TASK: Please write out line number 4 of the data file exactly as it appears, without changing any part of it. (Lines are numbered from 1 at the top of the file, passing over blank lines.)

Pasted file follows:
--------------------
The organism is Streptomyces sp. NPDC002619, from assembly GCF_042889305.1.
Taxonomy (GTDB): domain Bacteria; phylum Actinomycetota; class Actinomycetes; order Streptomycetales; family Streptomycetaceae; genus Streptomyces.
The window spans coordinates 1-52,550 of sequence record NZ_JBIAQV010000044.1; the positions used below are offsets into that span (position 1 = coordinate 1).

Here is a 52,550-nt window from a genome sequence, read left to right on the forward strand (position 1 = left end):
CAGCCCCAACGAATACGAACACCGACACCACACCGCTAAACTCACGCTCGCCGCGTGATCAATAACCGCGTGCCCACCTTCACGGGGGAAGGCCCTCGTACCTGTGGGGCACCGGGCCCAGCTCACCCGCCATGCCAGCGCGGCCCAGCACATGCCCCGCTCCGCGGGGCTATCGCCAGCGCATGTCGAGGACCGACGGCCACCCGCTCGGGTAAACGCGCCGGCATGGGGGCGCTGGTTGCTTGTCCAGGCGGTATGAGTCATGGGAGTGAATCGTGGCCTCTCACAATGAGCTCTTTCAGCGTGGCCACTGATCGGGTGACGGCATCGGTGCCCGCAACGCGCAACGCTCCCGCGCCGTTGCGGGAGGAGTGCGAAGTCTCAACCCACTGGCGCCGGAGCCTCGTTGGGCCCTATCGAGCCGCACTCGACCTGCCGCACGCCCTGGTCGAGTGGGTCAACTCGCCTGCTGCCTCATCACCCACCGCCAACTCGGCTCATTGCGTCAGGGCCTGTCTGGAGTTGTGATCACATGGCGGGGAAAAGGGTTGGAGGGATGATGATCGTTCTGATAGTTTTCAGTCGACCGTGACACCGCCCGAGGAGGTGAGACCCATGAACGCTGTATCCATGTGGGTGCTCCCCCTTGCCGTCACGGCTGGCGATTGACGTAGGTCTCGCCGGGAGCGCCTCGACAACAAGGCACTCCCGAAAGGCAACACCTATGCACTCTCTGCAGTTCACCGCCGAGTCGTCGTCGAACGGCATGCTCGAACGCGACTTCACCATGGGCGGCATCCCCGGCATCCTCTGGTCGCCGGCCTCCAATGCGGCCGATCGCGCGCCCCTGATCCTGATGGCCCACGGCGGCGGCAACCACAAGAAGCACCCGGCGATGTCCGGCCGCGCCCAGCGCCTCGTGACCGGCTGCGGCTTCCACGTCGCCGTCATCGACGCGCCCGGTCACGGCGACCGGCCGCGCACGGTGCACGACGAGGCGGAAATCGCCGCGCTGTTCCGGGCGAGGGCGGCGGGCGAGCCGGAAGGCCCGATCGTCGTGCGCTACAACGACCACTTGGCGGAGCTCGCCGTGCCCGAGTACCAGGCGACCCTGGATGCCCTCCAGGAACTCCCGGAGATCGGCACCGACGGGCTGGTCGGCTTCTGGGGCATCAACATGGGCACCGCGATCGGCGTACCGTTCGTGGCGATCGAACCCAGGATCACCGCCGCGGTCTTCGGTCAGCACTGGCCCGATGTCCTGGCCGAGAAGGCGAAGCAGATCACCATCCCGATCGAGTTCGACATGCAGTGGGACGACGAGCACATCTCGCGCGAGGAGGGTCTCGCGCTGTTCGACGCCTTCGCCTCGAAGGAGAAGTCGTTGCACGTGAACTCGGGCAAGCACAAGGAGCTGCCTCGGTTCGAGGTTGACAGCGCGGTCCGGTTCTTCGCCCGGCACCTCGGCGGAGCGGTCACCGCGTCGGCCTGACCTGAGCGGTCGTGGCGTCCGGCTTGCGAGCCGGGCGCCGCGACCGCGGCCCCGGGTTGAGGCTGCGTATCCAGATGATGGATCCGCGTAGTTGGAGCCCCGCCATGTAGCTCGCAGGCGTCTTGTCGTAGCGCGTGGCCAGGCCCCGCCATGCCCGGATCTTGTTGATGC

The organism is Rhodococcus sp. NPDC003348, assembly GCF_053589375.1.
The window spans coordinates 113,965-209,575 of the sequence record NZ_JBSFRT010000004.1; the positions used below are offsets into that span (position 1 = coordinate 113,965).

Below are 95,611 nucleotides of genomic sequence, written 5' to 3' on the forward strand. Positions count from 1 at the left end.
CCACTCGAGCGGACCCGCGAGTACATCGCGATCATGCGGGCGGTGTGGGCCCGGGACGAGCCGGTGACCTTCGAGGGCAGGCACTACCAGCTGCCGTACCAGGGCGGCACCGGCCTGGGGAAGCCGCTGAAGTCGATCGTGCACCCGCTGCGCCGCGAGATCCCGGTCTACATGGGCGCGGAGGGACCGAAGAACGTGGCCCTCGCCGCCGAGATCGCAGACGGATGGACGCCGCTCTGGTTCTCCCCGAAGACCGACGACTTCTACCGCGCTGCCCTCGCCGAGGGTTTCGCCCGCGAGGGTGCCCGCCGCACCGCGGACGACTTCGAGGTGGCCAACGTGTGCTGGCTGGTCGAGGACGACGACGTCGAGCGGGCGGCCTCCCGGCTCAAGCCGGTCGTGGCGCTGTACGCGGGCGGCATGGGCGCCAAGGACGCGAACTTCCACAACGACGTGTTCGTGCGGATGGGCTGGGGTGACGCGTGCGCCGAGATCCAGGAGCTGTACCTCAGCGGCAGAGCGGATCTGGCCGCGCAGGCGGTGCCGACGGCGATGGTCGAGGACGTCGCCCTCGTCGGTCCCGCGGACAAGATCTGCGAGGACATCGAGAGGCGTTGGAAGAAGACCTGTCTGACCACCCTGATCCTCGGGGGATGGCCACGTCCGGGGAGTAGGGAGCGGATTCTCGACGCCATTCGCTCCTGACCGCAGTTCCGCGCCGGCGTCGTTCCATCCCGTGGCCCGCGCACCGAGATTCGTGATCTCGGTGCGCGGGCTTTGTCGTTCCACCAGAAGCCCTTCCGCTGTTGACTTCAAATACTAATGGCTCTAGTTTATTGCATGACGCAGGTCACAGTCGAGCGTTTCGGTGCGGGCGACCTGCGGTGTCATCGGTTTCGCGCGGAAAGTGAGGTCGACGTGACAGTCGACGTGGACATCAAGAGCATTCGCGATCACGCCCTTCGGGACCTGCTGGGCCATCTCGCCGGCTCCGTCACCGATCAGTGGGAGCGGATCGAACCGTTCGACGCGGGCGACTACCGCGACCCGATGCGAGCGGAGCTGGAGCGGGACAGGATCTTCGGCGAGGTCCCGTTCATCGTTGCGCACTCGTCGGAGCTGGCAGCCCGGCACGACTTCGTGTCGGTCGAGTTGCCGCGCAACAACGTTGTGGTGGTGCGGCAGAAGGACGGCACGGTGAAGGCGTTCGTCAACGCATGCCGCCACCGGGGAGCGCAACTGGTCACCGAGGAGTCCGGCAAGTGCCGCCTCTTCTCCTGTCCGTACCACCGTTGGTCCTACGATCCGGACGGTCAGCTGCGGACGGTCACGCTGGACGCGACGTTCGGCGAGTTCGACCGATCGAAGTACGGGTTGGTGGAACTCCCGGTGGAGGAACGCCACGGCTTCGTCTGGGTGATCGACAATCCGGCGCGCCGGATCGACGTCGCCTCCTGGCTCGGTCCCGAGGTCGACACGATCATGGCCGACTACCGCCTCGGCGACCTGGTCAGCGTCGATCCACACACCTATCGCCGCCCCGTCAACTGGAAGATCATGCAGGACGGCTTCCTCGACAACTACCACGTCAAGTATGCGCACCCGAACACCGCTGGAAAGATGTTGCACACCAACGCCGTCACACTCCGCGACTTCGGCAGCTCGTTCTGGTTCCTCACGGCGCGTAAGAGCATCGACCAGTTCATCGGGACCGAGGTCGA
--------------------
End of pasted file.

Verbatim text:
Here is a 52,550-nt window from a genome sequence, read left to right on the forward strand (position 1 = left end):